Theory and practice of psychology are often different. While the theorists base their theories on their perception of human behaviour, therapists find it difficult to conform to the frameworks defined by the theorists. Bowen attempts to relate theory and practice of psychology using his theory of family emotions. Bowen believes that structure is necessary to classify emotions and analyse them. He contends that Psychology has evolved more as a dogma or religion than a science and in order to treat emotional disturbances in a scientific way, it is necessary to classify them using different framework (Bowen n.d.). Bowen’s work focusses on integrating psychopathology and universal continuum (Friedman, 1991). Bowen believed that mental illness occurs as a result of the degree to which certain universal traits are processed by individuals. For example every individual is schizophrenic up to a certain degree. However in certain individuals this degree is extremely high because of which the said individual is deemed to have a mental illness. Bowen’s theory is applied by psychologists who do not merely treat the symptoms but base their therapy on an understanding of behaviour. For example in family therapy, emotional cutoff is a method of dealing with anxiety and stress. This understanding of behaviour helps the clinical psychologist in generating awareness of emotions in his patients. This awareness leads to an understanding of the self and subsequent alteration in behaviour. We examine Bowen’s theory and the three concepts examined in this paper in relation to a case study to show its application in family therapy.
APPLICATION OF BOWENS FAMILY THEORY OF EMOTIONS
The case under consideration is that of Marie and Bob, both of whom come from families having a history of substance abuse. In the case of Bob it was his father who had an alcohol problem whereas in the case of Marie it was her mother who abused alcohol and prescription drugs. Both were exposed to domestic violence in different ways. Bob’s father would come home drunk on Friday nights and abuse his mother and two sisters. Bob adopted the role of protecting them and experienced pride and responsibility in doing so. Bob himself ended up being abused for protecting his mother and siblings. As Bob and his sisters grew up, they learnt to avoid being at home over the weekend.
In Marie’s case, her mother would often be in drugged state at night when she would be lax about rules. However the next morning when the effect of drugs wore off, Marie and her sister would be accused of not following the rules. Both children were forced to service their mother as a punishment for “being bad”. Marie had to make and serve tea to her mother while her sister massaged her mother’s head. Marie's father, a businessman was often out and not involved in the family matters.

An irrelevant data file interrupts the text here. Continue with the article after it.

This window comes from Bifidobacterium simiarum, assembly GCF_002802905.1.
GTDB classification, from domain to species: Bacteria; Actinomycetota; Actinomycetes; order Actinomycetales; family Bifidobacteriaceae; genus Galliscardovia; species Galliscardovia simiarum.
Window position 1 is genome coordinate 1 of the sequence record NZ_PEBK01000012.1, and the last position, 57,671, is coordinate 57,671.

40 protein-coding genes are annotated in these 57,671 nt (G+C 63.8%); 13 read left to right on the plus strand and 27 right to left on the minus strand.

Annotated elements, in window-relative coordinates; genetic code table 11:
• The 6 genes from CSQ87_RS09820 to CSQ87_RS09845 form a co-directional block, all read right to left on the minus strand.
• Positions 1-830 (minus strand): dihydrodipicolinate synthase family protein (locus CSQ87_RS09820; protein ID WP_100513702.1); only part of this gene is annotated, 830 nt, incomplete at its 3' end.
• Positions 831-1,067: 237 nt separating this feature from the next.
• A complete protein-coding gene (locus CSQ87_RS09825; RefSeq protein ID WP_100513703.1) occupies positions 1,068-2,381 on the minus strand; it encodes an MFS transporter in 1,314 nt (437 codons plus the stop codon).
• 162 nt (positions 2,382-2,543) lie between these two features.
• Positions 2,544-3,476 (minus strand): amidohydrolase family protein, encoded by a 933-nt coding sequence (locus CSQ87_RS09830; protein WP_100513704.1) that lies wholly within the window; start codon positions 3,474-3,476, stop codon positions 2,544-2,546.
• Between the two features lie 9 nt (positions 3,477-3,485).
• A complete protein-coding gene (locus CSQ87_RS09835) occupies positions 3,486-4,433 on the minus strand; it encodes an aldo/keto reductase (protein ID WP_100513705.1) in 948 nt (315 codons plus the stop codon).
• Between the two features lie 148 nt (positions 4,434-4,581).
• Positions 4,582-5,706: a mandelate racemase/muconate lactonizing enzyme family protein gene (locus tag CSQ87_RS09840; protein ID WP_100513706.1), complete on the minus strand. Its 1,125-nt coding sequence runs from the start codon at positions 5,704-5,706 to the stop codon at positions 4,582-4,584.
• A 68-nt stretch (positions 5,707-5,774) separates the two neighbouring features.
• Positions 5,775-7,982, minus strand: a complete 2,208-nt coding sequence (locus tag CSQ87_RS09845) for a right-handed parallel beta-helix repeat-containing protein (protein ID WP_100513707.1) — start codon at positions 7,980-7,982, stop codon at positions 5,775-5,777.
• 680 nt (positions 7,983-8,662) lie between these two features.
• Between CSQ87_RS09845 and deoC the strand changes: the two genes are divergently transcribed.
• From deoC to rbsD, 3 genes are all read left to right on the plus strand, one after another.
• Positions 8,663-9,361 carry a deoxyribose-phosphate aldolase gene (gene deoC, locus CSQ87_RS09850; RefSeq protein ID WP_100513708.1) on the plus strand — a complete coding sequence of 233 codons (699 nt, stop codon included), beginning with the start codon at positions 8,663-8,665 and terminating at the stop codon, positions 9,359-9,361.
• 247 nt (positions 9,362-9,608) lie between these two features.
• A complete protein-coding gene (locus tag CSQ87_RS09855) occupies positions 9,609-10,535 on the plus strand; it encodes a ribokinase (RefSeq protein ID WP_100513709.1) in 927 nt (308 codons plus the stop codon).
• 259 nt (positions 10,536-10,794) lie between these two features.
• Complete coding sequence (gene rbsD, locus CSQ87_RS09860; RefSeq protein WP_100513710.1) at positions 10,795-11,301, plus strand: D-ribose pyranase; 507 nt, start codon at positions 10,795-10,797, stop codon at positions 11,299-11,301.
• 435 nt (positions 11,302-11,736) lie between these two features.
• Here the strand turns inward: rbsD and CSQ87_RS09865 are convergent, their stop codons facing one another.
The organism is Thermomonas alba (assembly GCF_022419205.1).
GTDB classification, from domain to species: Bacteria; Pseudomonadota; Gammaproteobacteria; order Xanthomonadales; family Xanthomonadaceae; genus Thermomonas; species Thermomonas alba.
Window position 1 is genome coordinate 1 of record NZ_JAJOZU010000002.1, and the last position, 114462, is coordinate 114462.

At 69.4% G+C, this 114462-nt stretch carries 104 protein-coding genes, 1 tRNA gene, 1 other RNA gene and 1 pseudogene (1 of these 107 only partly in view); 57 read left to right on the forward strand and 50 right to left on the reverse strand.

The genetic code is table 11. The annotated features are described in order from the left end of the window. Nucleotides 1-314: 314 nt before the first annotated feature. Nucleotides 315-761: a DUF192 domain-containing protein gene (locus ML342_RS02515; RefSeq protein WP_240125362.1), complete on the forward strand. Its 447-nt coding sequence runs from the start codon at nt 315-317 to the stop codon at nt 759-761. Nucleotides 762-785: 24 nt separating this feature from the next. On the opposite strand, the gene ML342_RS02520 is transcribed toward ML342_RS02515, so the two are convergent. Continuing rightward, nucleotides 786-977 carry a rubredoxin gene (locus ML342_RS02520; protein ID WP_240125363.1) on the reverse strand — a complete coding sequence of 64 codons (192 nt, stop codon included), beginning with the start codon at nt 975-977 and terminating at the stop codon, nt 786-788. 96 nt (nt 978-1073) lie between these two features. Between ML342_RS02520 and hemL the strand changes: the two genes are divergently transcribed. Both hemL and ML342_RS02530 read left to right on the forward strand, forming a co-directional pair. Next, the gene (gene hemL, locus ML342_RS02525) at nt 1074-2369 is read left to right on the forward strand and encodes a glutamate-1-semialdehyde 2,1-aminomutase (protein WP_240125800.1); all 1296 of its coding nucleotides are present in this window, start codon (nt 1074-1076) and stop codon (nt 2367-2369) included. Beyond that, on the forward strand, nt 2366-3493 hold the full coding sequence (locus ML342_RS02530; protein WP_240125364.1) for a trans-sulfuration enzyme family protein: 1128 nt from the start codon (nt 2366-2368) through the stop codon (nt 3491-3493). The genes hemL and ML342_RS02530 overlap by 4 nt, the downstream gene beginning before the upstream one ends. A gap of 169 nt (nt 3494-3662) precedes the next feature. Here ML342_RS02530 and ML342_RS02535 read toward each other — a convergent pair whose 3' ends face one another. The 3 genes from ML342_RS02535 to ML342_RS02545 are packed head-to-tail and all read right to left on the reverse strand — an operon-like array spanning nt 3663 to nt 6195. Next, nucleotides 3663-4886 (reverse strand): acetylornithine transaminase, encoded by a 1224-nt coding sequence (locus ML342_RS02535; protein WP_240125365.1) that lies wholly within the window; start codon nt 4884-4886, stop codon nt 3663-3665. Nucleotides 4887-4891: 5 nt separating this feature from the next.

Bob and Marie met in college and married after graduation. During their association in college they shared their pasts with one another and found a soul mate in each other. Both were determined to have a family free of substance abuse. All went well until the birth of their children. As the three children grew Marie became more and more involved in their lives while Bob became the bread winner. They grew apart and Bob was dissatisfied by the lack of physical intimacy. Bob went out with his friends from work one day and had a couple of beers. This soon became a practice and then a habit. He also began taking interest in a colleague. Bob did not appreciate Marie’s overbearing parenting style while Marie was overwhelmed with caring for the three children and resented Bob’s lack of involvement. One major issue in the family was the weight of their eldest daughter Emily. Emily had become withdrawn and stopped sharing things with her mother. One day Marie received a phone call from the school psychologist telling her that Marie had confessed to using purgatives to lose weight.
Bob and Marie’s case is a typical example of the three concepts selected for this study. Bob exhibits emotional cutoff in his behaviour by hanging out with friends. He has a decreasing desire to return home to petty fights with his wife Marie. There possibly exists an underlying desire not to repeat the behaviour of domestic violence like his own father. He therefore unconsciously cuts himself off from the emotions by hanging out with friends until late. There exist several emotional triangles in the situation with Bob and Marie. These triangles are apparent in Bob’s continuing relationship with his mother, his being a “buddy” rather than a dominating father to his own children and in Marie's behaviour being an over protective and consequently over bearing parent. Though Bob had every intention of being a “good” father to his children he mimics the behaviour of his own father. Marie too mimics the behaviour of her mother in having her youngest daughter massage her head when she feels stressed. There exists a fusion of individualities here with Marie confusing her mother’s demands for service with “good” behaviour of children.
An understanding of Marie and Bob’s behaviour within the framework of Bowen’s theory will help the therapist to generate awareness about emotions. Once Bob is aware of his unconscious coping method he can learn to be a good father and husband. Marie’s awareness of the fact that she associates “good” behaviour with serving the elders will help her deal with her children’s problems in a rational and positive manner. Thus Bowen’s theory of family emotions can aid family therapists and those practicing social psychology to understand and rectify behavioural issues within the family framework.